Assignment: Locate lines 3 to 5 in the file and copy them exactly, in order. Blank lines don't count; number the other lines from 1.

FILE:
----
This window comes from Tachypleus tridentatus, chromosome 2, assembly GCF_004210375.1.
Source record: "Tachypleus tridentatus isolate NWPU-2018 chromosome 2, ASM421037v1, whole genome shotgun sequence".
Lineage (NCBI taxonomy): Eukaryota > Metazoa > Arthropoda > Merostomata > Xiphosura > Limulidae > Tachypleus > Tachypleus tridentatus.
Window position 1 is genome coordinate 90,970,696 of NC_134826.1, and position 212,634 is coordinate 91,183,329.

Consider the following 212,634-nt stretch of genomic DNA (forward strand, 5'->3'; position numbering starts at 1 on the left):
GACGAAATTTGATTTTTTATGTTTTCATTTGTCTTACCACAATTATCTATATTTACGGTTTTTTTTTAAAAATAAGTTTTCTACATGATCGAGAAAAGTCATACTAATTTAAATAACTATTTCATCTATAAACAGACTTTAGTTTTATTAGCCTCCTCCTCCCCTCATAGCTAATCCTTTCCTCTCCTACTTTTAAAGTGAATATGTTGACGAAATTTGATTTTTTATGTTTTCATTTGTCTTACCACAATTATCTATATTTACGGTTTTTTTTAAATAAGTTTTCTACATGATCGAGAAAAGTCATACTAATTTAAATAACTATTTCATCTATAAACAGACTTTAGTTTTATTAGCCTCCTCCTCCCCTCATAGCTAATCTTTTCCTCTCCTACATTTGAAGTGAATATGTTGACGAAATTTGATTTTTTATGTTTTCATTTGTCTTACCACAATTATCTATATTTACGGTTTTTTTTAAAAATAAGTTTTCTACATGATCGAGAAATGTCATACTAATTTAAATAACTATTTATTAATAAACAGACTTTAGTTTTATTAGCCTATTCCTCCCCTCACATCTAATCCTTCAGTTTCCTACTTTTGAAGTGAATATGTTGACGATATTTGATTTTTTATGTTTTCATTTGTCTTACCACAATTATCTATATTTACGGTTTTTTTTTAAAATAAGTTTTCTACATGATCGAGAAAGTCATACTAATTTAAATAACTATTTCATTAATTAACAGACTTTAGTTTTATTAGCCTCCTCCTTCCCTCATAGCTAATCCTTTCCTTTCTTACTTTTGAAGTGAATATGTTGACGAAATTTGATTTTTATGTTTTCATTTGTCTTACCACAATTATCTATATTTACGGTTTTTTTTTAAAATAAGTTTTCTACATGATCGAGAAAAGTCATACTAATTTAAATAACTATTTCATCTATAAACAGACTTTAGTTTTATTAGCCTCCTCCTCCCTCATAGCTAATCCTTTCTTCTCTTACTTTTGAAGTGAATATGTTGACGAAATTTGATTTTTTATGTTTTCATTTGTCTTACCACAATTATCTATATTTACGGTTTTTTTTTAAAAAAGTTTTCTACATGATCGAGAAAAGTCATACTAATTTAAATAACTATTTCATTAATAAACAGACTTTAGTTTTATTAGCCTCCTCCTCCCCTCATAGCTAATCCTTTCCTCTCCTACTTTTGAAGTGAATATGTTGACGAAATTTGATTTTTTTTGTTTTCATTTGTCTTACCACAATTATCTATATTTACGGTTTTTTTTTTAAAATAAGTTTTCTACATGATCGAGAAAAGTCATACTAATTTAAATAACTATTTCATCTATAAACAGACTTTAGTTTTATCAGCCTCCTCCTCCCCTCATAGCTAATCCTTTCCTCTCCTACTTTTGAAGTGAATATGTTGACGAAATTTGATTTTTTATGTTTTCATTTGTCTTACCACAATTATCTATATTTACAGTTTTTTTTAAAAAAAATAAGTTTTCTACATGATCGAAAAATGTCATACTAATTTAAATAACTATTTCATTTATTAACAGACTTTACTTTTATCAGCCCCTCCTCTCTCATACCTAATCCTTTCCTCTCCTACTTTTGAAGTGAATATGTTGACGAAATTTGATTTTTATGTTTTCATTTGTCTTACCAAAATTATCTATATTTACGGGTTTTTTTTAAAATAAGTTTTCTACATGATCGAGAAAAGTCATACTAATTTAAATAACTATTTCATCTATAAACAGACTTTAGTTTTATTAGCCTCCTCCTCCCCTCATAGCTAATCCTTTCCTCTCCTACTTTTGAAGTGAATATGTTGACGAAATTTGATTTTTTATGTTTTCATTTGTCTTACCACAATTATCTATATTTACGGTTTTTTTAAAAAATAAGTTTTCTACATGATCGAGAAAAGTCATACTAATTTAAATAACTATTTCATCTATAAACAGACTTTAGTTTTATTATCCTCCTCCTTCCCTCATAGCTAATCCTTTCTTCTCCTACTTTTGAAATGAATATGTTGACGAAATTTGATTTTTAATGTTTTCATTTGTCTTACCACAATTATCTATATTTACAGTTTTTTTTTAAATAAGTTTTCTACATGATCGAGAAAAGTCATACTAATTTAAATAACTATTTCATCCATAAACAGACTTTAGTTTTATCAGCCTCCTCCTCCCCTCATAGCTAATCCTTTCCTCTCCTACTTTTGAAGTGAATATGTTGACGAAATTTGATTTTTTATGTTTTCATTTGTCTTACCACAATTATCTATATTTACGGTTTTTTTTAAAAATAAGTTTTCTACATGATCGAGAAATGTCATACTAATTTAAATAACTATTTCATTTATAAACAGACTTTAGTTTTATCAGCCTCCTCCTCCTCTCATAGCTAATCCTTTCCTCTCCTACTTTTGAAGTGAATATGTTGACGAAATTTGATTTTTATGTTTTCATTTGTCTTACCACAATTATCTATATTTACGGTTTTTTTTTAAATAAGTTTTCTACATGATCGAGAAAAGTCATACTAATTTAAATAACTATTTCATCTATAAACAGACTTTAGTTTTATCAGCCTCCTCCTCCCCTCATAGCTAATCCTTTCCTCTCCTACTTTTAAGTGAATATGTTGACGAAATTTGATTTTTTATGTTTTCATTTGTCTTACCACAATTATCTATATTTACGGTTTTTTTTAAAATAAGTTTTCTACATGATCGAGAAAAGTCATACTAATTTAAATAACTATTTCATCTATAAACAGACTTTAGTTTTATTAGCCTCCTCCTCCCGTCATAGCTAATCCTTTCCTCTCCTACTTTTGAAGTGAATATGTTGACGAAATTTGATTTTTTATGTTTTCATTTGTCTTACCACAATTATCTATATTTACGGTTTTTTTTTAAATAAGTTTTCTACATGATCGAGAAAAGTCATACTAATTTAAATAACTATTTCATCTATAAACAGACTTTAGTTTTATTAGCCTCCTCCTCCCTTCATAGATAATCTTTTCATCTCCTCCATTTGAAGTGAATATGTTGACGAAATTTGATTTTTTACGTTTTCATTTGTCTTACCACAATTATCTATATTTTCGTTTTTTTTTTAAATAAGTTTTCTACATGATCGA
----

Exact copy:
Lineage (NCBI taxonomy): Eukaryota > Metazoa > Arthropoda > Merostomata > Xiphosura > Limulidae > Tachypleus > Tachypleus tridentatus.
Window position 1 is genome coordinate 90,970,696 of NC_134826.1, and position 212,634 is coordinate 91,183,329.

Consider the following 212,634-nt stretch of genomic DNA (forward strand, 5'->3'; position numbering starts at 1 on the left):